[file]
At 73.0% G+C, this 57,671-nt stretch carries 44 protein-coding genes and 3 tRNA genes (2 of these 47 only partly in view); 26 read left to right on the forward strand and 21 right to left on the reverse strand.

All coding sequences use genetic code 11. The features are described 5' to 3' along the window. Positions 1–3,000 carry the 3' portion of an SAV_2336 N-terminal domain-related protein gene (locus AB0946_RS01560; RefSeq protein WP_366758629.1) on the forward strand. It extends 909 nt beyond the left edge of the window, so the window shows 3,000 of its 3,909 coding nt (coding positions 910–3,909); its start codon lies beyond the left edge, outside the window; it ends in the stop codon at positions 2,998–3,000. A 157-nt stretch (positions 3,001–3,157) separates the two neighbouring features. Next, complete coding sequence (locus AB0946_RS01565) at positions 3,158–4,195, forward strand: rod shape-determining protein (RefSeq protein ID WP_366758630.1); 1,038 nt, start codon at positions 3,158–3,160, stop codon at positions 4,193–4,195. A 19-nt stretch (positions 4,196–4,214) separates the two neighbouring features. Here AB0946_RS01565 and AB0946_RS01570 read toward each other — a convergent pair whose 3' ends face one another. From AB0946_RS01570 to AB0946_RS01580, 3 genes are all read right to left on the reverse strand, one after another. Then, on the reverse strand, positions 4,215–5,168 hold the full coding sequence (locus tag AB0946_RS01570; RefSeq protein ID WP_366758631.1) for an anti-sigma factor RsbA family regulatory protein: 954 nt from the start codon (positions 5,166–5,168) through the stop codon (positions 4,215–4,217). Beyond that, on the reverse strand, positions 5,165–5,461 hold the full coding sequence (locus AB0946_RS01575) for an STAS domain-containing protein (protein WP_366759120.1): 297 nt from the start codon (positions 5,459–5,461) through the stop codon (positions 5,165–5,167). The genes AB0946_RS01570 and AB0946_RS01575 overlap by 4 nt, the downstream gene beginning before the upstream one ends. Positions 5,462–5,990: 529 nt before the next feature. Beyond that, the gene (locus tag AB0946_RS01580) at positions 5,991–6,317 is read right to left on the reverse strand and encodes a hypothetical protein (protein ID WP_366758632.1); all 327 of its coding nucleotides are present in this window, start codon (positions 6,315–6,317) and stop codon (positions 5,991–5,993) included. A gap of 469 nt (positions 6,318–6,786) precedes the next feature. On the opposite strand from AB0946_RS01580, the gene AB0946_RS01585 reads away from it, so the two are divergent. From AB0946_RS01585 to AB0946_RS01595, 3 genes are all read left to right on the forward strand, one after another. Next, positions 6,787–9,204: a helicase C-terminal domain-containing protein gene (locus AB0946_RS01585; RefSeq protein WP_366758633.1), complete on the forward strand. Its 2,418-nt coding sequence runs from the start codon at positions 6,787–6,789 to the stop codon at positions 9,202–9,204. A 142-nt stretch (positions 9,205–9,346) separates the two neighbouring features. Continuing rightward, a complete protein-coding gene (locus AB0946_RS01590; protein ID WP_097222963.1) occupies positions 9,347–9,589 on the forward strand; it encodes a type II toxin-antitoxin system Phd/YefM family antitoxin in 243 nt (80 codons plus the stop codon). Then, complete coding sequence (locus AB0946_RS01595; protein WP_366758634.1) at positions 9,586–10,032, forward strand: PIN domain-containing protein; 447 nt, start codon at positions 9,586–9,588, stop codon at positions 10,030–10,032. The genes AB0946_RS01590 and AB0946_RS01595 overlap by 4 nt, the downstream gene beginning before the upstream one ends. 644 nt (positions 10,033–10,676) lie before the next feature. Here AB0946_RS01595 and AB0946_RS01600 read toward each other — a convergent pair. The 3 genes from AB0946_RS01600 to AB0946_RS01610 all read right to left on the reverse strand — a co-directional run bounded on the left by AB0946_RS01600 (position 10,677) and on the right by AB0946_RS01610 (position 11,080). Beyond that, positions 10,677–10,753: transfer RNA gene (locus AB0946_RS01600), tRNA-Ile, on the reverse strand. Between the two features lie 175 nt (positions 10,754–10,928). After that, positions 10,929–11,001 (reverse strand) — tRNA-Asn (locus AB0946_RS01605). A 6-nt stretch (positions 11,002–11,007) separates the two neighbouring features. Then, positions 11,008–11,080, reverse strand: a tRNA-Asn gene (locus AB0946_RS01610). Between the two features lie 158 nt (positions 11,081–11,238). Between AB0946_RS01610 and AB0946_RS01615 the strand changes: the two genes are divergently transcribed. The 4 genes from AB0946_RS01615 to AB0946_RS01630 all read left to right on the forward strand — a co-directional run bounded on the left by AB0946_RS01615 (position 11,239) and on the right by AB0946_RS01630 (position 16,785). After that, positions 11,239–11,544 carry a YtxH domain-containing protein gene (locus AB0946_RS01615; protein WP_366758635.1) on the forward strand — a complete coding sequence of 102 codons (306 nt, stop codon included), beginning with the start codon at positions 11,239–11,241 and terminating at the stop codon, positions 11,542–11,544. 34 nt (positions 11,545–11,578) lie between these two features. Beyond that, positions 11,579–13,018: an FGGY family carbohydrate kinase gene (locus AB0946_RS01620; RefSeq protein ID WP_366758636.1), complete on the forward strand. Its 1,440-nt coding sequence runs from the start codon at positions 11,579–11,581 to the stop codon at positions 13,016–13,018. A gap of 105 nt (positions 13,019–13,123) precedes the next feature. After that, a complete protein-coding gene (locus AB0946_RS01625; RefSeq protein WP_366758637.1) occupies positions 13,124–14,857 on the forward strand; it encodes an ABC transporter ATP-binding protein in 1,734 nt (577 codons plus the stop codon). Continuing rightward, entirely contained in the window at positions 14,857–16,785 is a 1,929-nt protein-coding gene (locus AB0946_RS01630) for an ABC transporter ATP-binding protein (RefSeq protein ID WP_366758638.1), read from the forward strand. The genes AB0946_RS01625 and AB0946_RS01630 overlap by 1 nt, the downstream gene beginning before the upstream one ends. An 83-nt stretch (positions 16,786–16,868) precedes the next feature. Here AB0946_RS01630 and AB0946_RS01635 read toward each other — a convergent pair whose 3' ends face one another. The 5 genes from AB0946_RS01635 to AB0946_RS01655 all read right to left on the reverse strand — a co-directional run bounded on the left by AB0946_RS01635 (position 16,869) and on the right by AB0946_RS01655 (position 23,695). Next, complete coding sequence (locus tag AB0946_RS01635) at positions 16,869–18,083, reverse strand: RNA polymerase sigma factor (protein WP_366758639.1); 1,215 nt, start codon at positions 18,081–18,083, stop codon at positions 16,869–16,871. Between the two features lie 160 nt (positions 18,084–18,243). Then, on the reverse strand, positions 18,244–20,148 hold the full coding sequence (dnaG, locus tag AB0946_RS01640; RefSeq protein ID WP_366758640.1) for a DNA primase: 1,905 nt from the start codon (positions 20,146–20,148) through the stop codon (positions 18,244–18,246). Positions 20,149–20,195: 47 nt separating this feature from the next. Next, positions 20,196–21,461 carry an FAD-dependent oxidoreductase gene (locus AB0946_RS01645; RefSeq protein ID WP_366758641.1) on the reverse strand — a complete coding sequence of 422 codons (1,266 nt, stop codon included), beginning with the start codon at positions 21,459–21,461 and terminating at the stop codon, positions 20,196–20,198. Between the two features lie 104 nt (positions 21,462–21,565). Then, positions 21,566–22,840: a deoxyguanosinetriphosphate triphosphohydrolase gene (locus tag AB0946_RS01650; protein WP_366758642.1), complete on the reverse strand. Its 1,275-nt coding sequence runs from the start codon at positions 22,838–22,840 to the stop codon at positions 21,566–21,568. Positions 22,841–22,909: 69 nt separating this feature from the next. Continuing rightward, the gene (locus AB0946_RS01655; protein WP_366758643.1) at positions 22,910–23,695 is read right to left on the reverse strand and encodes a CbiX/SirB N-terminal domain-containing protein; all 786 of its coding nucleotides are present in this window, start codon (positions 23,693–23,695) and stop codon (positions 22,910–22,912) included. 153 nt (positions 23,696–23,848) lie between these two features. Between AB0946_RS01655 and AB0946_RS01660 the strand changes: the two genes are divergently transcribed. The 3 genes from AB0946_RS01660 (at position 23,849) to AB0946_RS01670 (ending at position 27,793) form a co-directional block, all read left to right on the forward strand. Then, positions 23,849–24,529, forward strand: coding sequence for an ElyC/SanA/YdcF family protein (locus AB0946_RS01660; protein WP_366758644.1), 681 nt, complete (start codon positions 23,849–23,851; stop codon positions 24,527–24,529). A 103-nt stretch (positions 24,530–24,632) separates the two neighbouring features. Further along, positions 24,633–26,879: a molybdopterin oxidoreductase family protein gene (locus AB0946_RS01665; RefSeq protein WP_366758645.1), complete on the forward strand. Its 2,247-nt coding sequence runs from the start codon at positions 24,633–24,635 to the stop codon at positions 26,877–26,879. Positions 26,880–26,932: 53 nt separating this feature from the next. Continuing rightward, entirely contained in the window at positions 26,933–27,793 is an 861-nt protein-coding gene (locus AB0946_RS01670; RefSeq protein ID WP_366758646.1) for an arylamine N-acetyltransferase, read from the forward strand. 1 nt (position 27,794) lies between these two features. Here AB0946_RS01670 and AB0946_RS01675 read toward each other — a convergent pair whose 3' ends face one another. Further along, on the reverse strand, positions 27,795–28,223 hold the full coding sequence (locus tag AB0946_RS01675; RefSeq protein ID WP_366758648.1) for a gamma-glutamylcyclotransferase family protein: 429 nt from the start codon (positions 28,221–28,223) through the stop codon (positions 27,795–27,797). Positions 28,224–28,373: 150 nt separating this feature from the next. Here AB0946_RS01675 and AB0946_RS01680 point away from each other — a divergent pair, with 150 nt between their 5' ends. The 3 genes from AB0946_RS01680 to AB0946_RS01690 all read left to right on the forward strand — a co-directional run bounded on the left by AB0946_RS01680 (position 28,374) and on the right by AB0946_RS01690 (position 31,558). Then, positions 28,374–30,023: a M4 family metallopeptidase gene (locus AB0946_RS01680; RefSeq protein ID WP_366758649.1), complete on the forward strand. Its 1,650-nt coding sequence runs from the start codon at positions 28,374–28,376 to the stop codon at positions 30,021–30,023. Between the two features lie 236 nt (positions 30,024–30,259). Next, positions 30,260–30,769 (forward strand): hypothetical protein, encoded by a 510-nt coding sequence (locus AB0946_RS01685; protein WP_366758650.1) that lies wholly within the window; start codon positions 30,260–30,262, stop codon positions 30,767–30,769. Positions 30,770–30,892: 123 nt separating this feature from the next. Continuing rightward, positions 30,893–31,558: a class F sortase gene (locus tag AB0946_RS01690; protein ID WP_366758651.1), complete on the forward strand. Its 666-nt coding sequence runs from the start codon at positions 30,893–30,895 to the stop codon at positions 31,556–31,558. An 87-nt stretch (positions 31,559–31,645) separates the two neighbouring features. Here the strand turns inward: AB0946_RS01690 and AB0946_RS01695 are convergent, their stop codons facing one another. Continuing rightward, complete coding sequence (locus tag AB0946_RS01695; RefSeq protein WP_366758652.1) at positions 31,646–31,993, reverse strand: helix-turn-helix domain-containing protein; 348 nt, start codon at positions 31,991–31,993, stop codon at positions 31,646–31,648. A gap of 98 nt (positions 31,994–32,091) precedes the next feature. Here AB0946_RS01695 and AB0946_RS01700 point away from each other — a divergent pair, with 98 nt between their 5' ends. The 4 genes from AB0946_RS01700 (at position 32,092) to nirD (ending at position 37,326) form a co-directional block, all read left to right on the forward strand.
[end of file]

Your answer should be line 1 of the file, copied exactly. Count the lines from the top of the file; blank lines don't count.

At 73.0% G+C, this 57,671-nt stretch carries 44 protein-coding genes and 3 tRNA genes (2 of these 47 only partly in view); 26 read left to right on the forward strand and 21 right to left on the reverse strand.